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array_filter

(PHP 4 >= 4.0.6, PHP 5, PHP 7)

array_filterFiltrează elementele unui tablou utilizând o funcție de apel invers

Descrierea

array_filter ( array $array [, callable $callback [, int $flag = 0 ]] ) : array

Iterează prin fiecare valoare în tabloul array transmițând-o funcției callback. Dacă funcția callback întoarce TRUE, valoarea curentă din array este întoarsă în array rezultant.

Cheile tabloului sunt păstrate și pot apărea lacune dacă array a fost indexat. Rezultatul array poate fi reindexat utilizând funcția array_values().

Parametri

array

Tabloul în care se iterează

callback

Funcția de apel invers utilizată

Dacă nu este furnizată nici o funcție callback, toate înregistrările vide din array vor fi eliminate. A se vedea funcția empty() pentru a afla modul cum PHP definește conținutul vid în acest caz.

flag

Fanionul ce determină ce argumente sunt transmise către callback:

  • ARRAY_FILTER_USE_KEY - transmite cheia ca unic argument pentru callback în loc de valoare
  • ARRAY_FILTER_USE_BOTH - transmite ambele - valoarea și cheia - ca argumente pentru callback, și nu doar valoarea
Valoarea implicită este 0 ceea ce va face ca valoarea să fie transmisă ca unic argument către callback.

Valorile întoarse

Întoarce tabloul filtrat.

Istoricul schimbărilor

Versiune Descriere
5.6.0 A fost adăugat parametrul opțional flag și constantele ARRAY_FILTER_USE_KEY și ARRAY_FILTER_USE_BOTH

Exemple

Example #1 Exemplu array_filter()

<?php
function odd($var)
{
    
// întoarce true dacă numărul întreg transmis este impar
    
return $var 1;
}

function 
even($var)
{
    
// întoarce true dacă numărul întreg transmis este par
    
return !($var 1);
}

$array1 = ['a' => 1'b' => 2'c' => 3'd' => 4'e' => 5];
$array2 = [6789101112];

echo 
"Odd :\n";
print_r(array_filter($array1"odd"));
echo 
"Even:\n";
print_r(array_filter($array2"even"));
?>

Exemplul de mai sus va afișa:

Odd :
Array
(
    [a] => 1
    [c] => 3
    [e] => 5
)
Even:
Array
(
    [0] => 6
    [2] => 8
    [4] => 10
    [6] => 12
)

Example #2 array_filter() fără callback

<?php

$entry 
= [
    
=> 'foo',
    
=> false,
    
=> -1,
    
=> null,
    
=> '',
    
=> '0',
    
=> 0,
];

print_r(array_filter($entry));
?>

Exemplul de mai sus va afișa:

Array
(
    [0] => foo
    [2] => -1
)

Example #3 array_filter() cu flag

<?php

$arr 
= ['a' => 1'b' => 2'c' => 3'd' => 4];

var_dump(array_filter($arr, function($k) {
    return 
$k == 'b';
}, 
ARRAY_FILTER_USE_KEY));

var_dump(array_filter($arr, function($v$k) {
    return 
$k == 'b' || $v == 4;
}, 
ARRAY_FILTER_USE_BOTH));
?>

Exemplul de mai sus va afișa:

array(1) {
  ["b"]=>
  int(2)
}
array(2) {
  ["b"]=>
  int(2)
  ["d"]=>
  int(4)
}

Note

Precauţie

Dacă tabloul este modificat în funcția de apel invers (de ex. un element este adăugat, eliminat sau desetat) comportamentul acestei funcții este nedefinit.

A se vedea și

  • array_map() - Applies the callback to the elements of the given arrays
  • array_reduce() - Iteratively reduce the array to a single value using a callback function
  • array_walk() - Apply a user supplied function to every member of an array

add a note add a note

User Contributed Notes 23 notes

up
498
Anonymous
7 years ago
If you want a quick way to remove NULL, FALSE and Empty Strings (""), but leave values of 0 (zero), you can use the standard php function strlen as the callback function:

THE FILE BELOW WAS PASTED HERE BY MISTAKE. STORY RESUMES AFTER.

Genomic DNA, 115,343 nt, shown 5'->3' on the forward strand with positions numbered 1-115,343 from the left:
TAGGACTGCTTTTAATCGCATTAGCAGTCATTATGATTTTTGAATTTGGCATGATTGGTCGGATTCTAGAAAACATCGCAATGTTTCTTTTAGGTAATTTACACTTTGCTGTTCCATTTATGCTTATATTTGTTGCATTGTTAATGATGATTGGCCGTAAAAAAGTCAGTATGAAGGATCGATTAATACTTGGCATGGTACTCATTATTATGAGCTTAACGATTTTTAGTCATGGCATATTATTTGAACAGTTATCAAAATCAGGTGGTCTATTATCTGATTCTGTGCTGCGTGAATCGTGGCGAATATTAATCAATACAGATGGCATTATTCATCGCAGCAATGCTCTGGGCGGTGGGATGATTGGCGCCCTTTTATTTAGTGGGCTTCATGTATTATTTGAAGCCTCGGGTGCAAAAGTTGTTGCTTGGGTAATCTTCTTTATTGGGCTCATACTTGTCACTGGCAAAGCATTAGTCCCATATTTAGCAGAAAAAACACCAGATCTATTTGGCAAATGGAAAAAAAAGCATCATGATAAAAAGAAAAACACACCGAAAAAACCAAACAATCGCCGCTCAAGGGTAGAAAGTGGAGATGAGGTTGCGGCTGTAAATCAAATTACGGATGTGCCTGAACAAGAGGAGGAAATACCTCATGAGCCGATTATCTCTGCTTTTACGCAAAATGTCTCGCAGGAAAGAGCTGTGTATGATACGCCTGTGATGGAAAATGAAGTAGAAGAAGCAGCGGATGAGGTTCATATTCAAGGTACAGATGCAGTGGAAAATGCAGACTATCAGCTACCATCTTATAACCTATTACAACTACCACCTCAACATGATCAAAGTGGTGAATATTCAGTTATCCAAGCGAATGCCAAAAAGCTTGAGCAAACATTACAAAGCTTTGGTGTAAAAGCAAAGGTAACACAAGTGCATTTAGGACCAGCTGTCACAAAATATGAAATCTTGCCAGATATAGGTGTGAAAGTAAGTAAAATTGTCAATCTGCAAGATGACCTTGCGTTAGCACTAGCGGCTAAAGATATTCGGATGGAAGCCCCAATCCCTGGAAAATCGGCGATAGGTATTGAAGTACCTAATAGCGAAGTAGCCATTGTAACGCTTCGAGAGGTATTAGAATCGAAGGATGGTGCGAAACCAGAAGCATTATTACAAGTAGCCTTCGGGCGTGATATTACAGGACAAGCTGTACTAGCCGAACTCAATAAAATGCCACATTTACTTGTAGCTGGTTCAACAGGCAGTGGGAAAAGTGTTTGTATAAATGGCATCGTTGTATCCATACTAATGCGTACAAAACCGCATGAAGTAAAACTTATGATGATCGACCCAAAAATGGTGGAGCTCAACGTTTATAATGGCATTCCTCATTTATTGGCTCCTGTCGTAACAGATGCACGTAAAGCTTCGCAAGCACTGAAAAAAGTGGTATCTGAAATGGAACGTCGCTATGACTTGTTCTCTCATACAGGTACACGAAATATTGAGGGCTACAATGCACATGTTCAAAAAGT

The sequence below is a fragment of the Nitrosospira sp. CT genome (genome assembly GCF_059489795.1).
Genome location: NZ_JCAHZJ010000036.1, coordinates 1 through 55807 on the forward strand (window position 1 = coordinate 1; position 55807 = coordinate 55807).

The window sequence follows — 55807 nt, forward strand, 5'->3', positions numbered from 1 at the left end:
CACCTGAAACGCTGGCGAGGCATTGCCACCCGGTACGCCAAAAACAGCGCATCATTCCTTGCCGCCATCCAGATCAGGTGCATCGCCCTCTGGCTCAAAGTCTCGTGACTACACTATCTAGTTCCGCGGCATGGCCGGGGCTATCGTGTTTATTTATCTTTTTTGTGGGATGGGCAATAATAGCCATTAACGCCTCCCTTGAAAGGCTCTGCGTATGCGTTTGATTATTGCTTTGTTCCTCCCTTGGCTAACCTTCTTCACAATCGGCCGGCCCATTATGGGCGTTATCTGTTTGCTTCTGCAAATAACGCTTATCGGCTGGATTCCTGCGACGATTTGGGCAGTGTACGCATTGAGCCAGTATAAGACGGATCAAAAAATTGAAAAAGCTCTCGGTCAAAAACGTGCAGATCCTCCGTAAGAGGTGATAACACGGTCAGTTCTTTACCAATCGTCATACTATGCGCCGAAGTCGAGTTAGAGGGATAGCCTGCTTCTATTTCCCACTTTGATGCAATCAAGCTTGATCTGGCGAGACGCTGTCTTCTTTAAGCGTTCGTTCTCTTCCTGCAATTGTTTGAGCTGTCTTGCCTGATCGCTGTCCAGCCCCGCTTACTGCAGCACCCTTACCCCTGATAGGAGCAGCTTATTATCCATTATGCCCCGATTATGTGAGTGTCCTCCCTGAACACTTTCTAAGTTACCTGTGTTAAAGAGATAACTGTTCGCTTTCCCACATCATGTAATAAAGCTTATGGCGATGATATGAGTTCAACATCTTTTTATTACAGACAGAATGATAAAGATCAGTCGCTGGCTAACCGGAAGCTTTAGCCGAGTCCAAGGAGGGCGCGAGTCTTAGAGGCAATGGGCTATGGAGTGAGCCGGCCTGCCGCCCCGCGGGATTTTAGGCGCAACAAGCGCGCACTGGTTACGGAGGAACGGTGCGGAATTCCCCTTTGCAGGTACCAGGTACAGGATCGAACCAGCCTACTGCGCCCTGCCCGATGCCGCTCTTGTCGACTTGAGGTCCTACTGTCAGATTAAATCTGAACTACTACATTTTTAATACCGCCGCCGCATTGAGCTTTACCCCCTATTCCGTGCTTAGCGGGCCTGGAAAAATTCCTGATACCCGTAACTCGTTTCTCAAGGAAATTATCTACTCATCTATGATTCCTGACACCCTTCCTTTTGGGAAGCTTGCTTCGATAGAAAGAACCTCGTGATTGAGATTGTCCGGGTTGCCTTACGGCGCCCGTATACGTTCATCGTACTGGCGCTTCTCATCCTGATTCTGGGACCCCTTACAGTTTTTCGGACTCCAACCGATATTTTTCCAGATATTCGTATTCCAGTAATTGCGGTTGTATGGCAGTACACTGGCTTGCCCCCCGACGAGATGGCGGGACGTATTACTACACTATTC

eg:
<?php

// removes all NULL, FALSE and Empty Strings but leaves 0 (zero) values
$result = array_filter( $array, 'strlen' );

?>
up
214
Peter Robinett
10 years ago
Because array_filter() preserves keys, you should consider the resulting array to be an associative array even if the original array had integer keys for there may be holes in your sequence of keys. This means that, for example, json_encode() will convert your result array into an object instead of an array. Call array_values() on the result array to guarantee json_encode() gives you an array.
up
84
niehztog
11 years ago
In case you are interested (like me) in filtering out elements with certain key-names, array_filter won't help you. Instead you can use the following:

<?php
$arr
= array( 'element1' => 1, 'element2' => 2, 'element3' => 3, 'element4' => 4 );
$filterOutKeys = array( 'element1', 'element4' );

$filteredArr = array_diff_key( $arr, array_flip( $filterOutKeys ) )
?>

Result will be something like this:
['element2'] => 2
['element3'] => 3
up
5
nicolaj dot knudsen at gmail dot com
3 years ago
If you like me have some trouble understanding example #1 due to the bitwise operator (&) used, here is an explanation.

The part in question is this callback function:

<?php
function odd($var)
{
   
// returns whether the input integer is odd
   
return($var & 1);
}
?>

If given an integer this function returns the integer 1 if $var is odd and the integer 0 if $var is even.
The single ampersand, &, is the bitwise AND operator. The way it works is that it takes the binary representation of the two arguments and compare them bit for bit using AND. If $var = 45, then since 45 in binary is 101101 the operation looks like this:

45 in binary: 101101
1 in binary:  000001
              ------
result:       000001

Only if the last bit in the binary representation of $var is changed to zero (meaning that the value is even) will the result change to 000000, which is the representation of zero.
up
35
webdesign at blackbyrd dot biz
11 years ago
Here's a function that will filter a multi-demensional array. This filter will return only those items that match the $value given

<?php
   
/*
     * filtering an array
     */
   
function filter_by_value ($array, $index, $value){
        if(
is_array($array) && count($array)>0
        {
            foreach(
array_keys($array) as $key){
               
$temp[$key] = $array[$key][$index];
                
                if (
$temp[$key] == $value){
                   
$newarray[$key] = $array[$key];
                }
            }
          }
      return
$newarray;
    }
?>

Example:

<?php
$results
= array(
  
0 => array('key1' => '1', 'key2' => 2, 'key3' => 3),
  
1 => array('key1' => '12', 'key2' => 22, 'key3' => 32)
);

$nResults = filter_by_value($results, 'key2', '2');
?>

Output :

array(
    0 => array('key1' => '1', 'key2' => 2, 'key3' => 3)